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How to Write in 140 Characters or Less

How to Write in 140 Characters or Less

How to Write in 140 Characters or Less

    On Wednesday, I wrote a set of tips on writing (http://is.gd/wlJ). I had in mind business and similar situations where solid writing counts.

    Joel, also of Lifehack, linked to the post on his blog (http://is.gd/wlU), saying I should do a guide to writing in 140 characters or less.

    With Twitter fast becoming an important marketing tool – maybe THE important marketing tool (http://is.gd/wlZ) – there’s something to that.

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    Being able to express yourself, clearly and forcefully, in less than the 140 characters allowed by Twitter (and SMS) is no small thing!

    Being able to do it with style and panache, to present yourself in all your greatness, to make people want to know more, is harder still.

    But worth it. If markets are conversations, you need to be where the conversations are happening. And Twitter is that place right now.

    Sure, maybe Twitter’s a fad. Maybe, like Friendster, it will collapse under its own coolness and people will move on. We’re not there yet.

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    And even if (when?) it does pass, as fads eventually do, the 140-character message probably won’t – it’s too well-suited to mobile screens.

    Writing Really, Really Short

    If concision is the key to good writing, learning to write for Twitter should place you among the greats. Already great writing is emerging.

    Hemingway, whose 6-word short story – "For sale: Baby shoes. Never worn" – is hailed as a clear ancestor to the form, would have loved it.

    But how do you get there? How do you strip your expression down to its very roots in a way that’s still meaningful, still worth reading?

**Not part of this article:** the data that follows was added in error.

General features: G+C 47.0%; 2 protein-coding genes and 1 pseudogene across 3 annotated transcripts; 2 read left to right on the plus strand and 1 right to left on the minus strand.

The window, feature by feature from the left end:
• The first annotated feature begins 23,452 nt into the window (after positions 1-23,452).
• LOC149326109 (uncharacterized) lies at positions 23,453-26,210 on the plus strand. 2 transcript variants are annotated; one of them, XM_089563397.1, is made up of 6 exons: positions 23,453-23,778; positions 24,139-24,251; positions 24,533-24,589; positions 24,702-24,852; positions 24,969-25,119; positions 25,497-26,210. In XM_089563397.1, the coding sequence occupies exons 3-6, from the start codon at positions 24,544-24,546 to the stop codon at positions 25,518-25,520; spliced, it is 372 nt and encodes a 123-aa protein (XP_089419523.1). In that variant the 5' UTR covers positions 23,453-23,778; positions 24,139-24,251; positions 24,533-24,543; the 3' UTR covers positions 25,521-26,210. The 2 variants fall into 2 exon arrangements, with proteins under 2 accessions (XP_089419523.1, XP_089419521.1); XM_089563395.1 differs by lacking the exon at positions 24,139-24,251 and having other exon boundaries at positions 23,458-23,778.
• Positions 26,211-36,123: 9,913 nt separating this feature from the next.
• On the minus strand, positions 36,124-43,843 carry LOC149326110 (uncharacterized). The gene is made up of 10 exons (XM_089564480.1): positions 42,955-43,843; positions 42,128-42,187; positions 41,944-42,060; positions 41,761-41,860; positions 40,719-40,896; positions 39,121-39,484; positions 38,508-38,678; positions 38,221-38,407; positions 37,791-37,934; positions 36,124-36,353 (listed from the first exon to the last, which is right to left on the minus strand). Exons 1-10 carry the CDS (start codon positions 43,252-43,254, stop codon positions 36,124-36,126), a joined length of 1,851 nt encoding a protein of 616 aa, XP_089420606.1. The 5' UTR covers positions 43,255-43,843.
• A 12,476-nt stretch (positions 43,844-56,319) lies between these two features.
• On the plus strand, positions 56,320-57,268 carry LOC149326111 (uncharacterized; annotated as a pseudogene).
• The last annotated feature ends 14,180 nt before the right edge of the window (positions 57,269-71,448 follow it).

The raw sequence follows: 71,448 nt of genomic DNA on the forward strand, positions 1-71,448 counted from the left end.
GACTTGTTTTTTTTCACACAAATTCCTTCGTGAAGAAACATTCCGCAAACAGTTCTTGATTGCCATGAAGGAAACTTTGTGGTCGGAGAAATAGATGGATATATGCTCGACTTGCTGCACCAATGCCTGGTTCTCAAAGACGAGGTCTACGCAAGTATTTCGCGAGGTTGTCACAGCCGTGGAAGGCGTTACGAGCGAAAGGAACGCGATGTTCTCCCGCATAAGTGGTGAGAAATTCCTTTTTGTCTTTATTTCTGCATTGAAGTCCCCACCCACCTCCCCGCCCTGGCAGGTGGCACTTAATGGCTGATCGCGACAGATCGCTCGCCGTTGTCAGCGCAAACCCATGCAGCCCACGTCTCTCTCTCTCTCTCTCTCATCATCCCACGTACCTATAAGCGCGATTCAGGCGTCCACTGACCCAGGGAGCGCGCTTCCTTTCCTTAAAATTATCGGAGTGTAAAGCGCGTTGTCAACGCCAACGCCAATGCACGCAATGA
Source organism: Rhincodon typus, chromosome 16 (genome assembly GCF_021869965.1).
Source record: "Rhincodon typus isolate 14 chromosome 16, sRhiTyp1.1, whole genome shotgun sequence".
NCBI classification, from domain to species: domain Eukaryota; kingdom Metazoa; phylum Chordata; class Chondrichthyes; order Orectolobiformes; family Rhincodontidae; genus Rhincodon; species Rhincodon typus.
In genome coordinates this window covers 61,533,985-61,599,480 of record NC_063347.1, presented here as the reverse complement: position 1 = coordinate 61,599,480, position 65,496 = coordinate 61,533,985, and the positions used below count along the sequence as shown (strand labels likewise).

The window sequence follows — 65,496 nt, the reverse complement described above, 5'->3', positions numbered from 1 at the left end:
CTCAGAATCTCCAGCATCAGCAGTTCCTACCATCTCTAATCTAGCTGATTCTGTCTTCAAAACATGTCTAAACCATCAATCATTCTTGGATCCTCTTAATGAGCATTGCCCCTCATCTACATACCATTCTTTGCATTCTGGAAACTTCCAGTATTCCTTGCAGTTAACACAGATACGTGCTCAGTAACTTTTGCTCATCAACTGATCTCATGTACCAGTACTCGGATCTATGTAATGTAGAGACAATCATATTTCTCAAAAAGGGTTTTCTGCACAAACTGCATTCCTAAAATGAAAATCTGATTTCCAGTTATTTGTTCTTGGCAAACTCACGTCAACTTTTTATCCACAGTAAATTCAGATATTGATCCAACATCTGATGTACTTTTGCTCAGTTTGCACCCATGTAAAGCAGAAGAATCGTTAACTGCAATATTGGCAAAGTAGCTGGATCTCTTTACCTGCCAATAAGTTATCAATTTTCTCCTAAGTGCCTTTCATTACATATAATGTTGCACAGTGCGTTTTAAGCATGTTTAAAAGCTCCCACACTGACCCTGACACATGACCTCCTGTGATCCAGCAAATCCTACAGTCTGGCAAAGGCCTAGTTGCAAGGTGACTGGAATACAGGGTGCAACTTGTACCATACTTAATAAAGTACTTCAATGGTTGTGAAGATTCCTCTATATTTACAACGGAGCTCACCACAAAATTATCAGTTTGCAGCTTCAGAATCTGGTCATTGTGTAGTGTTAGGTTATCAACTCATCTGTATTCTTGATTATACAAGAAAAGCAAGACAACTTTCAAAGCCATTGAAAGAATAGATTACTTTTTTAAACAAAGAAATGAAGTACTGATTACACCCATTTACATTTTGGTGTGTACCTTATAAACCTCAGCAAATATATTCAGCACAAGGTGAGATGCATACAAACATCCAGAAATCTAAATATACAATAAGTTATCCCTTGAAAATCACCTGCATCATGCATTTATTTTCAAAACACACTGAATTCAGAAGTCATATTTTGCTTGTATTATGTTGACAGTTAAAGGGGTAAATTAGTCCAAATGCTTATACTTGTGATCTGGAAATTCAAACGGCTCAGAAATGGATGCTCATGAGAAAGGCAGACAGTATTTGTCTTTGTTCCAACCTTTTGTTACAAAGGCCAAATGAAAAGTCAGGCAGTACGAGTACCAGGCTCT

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    Here are a few tips, from my participation on Twitter and what I know about writing overall. Short writing still needs to be good writing.

    • Every character counts, so use strong verbs and a minimum of adverbs – you just can’t afford to say in two words what you can say in one.
    • Once again, avoid "university words". Almost every long word in English has a short, blunt word that means the same thing. Use it instead.
    • Forget about breaking your thoughts into two posts. You have no control over how your post will get read or whether they will stay together.
    • Write first, then rewrite. It’s hard when you can feel that 140-character limit breathing down your neck. Spill it all out and then trim.
    • You can usually cut "that" and "which". "The toy train that my sister got for Christmas" can be "The toy train my sister got for Christmas."
    • Take your cue from Spanish (and Obama) and eliminate personal pronouns. "I am going to the Apple store" can be "Going to the Apple Store".
    • Write short sentences. They stand out more. You share a page with dozens of posts. Many short sentences looks like something worth reading.
    • Use punctuation! Many will tell you to rely on forceful words, not exclamation marks, but when words are limited, punctuation adds impact.
    • Be personal. Short posts are very conversational and almost intimate. That’s something business doesn’t do well, but on Twitter, it counts.
    • Get to the point. Say what you want me to do and why I should do it. You have no room to build anticipation – cut straight to the chase.